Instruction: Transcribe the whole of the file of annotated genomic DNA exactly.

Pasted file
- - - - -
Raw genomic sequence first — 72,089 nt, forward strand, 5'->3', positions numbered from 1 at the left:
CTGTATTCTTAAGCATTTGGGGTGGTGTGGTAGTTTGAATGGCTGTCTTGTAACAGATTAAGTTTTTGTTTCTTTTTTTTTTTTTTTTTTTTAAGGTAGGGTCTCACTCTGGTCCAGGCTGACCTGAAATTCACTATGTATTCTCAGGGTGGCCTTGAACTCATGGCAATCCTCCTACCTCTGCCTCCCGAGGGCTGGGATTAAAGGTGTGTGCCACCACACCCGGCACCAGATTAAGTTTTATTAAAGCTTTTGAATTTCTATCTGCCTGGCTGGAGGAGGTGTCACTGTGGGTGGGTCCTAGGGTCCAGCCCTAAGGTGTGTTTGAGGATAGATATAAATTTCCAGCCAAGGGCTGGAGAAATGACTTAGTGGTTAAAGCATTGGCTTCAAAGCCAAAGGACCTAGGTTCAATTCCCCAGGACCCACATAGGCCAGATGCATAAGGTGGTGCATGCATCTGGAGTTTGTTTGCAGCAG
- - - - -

Raw genomic sequence first — 72,089 nt, forward strand, 5'->3', positions numbered from 1 at the left:
CTGTATTCTTAAGCATTTGGGGTGGTGTGGTAGTTTGAATGGCTGTCTTGTAACAGATTAAGTTTTTGTTTCTTTTTTTTTTTTTTTTTTTTAAGGTAGGGTCTCACTCTGGTCCAGGCTGACCTGAAATTCACTATGTATTCTCAGGGTGGCCTTGAACTCATGGCAATCCTCCTACCTCTGCCTCCCGAGGGCTGGGATTAAAGGTGTGTGCCACCACACCCGGCACCAGATTAAGTTTTATTAAAGCTTTTGAATTTCTATCTGCCTGGCTGGAGGAGGTGTCACTGTGGGTGGGTCCTAGGGTCCAGCCCTAAGGTGTGTTTGAGGATAGATATAAATTTCCAGCCAAGGGCTGGAGAAATGACTTAGTGGTTAAAGCATTGGCTTCAAAGCCAAAGGACCTAGGTTCAATTCCCCAGGACCCACATAGGCCAGATGCATAAGGTGGTGCATGCATCTGGAGTTTGTTTGCAGCAG